Reverting to the clock terminal 248, the square wave clock signal is delivered through the counters 249, 250, 251, 252 until the counters have exhausted their counting capacity at which time the normally "low" state at the output terminal 275A is switched to a "high" state. The transition is applied through the switch deck 30B and is integrated in a capacitor 276 and resistor 277 to produce a spike or pulse at the input terminal 278 of a flip-flop multi-vibrator 279. The flip-flop multi-vibrator 279 has a normally "low" state at its output terminal 280. The "low" state is applied to a conductor 281 and to the operating terminal of the latch gate 245 thus maintaining the gate 245 open during normal operation. The appearance of a pulse at the input terminal 278 of the flip-flop multi-vibrator 279 converts the state of the output terminal 280 to a "high." The "high" is applied to the conductor 281 and to the operating terminal of the latch gate 245 thereby disabling the gate 245 so that no further signals are delivered to the clock terminal 248 when the maximum frequency has been achieved.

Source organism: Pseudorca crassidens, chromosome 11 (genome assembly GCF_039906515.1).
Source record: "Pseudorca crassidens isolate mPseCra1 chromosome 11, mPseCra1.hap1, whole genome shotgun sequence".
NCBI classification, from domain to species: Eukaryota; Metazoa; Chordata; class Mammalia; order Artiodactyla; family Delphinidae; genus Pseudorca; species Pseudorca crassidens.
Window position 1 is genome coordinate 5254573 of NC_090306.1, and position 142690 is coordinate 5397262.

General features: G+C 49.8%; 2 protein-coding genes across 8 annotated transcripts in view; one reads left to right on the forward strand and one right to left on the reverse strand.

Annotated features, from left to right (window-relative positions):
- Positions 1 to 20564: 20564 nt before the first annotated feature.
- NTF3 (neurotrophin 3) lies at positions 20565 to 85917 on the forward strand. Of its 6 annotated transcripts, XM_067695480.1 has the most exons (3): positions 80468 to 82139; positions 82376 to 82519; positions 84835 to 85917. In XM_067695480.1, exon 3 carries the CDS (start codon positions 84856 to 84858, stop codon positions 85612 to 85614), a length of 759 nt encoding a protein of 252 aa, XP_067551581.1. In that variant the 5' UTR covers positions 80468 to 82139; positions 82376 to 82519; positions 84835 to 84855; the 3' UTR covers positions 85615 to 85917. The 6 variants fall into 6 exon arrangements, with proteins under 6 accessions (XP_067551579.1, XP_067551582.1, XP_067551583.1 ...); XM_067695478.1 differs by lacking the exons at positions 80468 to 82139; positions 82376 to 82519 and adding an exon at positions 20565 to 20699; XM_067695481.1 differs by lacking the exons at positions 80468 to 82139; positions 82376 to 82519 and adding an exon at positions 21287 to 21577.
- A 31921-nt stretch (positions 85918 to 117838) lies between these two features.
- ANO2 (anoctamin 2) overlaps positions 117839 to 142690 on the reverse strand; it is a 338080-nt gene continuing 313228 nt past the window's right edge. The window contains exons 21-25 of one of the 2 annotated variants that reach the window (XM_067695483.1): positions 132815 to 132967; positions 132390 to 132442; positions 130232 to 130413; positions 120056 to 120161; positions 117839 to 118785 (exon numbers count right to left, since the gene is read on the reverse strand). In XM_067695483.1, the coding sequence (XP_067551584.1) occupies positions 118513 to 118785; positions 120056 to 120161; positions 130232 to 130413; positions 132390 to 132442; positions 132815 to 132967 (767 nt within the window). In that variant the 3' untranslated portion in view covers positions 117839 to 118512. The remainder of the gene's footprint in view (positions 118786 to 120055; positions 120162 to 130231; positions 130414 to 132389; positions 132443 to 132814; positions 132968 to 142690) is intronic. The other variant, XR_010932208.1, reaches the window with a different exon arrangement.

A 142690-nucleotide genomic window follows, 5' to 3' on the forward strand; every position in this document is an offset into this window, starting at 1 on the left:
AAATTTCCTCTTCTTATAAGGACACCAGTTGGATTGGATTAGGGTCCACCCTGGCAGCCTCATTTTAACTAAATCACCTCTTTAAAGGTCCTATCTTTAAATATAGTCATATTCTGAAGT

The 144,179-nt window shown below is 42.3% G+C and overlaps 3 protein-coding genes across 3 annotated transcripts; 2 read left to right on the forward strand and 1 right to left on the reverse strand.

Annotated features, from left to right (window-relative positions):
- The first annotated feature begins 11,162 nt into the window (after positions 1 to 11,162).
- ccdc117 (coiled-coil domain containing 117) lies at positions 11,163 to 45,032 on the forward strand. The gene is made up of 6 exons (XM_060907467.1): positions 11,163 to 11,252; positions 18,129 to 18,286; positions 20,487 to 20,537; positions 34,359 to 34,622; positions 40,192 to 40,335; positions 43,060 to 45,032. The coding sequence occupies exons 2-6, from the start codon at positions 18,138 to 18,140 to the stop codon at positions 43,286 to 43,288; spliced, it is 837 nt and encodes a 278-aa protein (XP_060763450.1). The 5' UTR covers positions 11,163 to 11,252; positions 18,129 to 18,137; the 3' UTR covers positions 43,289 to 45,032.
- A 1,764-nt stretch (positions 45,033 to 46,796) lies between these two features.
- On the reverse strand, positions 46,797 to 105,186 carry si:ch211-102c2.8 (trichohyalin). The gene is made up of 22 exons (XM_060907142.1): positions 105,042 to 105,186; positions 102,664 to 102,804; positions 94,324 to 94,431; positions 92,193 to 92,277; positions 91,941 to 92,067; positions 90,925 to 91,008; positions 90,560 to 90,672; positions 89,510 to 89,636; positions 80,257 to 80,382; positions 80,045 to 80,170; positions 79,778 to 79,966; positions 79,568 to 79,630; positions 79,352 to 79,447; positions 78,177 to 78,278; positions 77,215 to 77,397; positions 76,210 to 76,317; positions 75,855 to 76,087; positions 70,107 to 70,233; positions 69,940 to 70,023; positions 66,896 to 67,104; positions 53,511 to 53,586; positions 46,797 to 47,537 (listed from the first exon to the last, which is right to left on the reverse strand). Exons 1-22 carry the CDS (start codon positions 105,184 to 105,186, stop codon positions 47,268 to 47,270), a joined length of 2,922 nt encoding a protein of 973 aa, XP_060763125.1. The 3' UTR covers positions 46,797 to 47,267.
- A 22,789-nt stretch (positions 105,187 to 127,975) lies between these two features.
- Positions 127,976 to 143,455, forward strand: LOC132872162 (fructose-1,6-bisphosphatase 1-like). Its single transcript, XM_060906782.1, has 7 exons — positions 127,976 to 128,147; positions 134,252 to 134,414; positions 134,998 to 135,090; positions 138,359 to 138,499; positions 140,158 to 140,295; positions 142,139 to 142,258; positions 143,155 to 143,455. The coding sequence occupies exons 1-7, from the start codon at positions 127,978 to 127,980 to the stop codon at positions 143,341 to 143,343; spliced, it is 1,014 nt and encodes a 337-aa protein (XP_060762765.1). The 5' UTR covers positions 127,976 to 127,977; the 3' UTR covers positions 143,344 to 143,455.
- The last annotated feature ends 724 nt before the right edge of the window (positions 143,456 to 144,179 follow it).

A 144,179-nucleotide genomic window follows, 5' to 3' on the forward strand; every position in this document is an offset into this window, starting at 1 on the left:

When the maximum frequency has been achieved and the output terminal 280 of the flip-flop multi-vibrator 279 is in a "high" state, the capacitor 263 remains fully charged for significant periods of time inasmuch as low leakage components are employed. The system can be reset for renewed operation by depressing the reset button 28 which has two decks 28A, 28B. The reset position is marked R and the start position is marked S in FIG. 1. When the switch 28 is moved to the R position, a positive voltage from a positive source terminal 282 is delivered through the switch deck 28B to the "operate" terminal 283 of the switch deck 241B and thence to a reset terminal 284 in the reset conductor 257. So long as the reset switch 28 remains in the reset position R, the reset conductor 257 is connected to the positive voltage source 282.